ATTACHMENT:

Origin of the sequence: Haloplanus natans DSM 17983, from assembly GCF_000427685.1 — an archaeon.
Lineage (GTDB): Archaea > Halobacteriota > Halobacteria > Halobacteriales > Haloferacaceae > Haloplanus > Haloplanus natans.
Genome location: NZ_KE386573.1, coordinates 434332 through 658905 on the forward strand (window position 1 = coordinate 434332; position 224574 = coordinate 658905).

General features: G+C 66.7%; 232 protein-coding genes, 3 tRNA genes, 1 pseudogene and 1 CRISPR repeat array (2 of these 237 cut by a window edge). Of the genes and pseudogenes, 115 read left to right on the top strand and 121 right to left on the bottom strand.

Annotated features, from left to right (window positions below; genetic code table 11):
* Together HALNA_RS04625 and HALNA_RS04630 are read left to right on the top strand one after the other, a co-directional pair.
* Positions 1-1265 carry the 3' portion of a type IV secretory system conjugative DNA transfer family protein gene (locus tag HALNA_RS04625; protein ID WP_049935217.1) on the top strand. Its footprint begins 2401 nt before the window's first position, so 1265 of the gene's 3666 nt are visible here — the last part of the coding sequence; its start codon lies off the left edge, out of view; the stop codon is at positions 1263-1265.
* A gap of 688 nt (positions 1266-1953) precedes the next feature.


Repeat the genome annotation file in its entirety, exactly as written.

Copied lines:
Origin of the sequence: Haloplanus natans DSM 17983, from assembly GCF_000427685.1 — an archaeon.
Lineage (GTDB): Archaea > Halobacteriota > Halobacteria > Halobacteriales > Haloferacaceae > Haloplanus > Haloplanus natans.
Genome location: NZ_KE386573.1, coordinates 434332 through 658905 on the forward strand (window position 1 = coordinate 434332; position 224574 = coordinate 658905).

General features: G+C 66.7%; 232 protein-coding genes, 3 tRNA genes, 1 pseudogene and 1 CRISPR repeat array (2 of these 237 cut by a window edge). Of the genes and pseudogenes, 115 read left to right on the top strand and 121 right to left on the bottom strand.

Annotated features, from left to right (window positions below; genetic code table 11):
* Together HALNA_RS04625 and HALNA_RS04630 are read left to right on the top strand one after the other, a co-directional pair.
* Positions 1-1265 carry the 3' portion of a type IV secretory system conjugative DNA transfer family protein gene (locus tag HALNA_RS04625; protein ID WP_049935217.1) on the top strand. Its footprint begins 2401 nt before the window's first position, so 1265 of the gene's 3666 nt are visible here — the last part of the coding sequence; its start codon lies off the left edge, out of view; the stop codon is at positions 1263-1265.
* A gap of 688 nt (positions 1266-1953) precedes the next feature.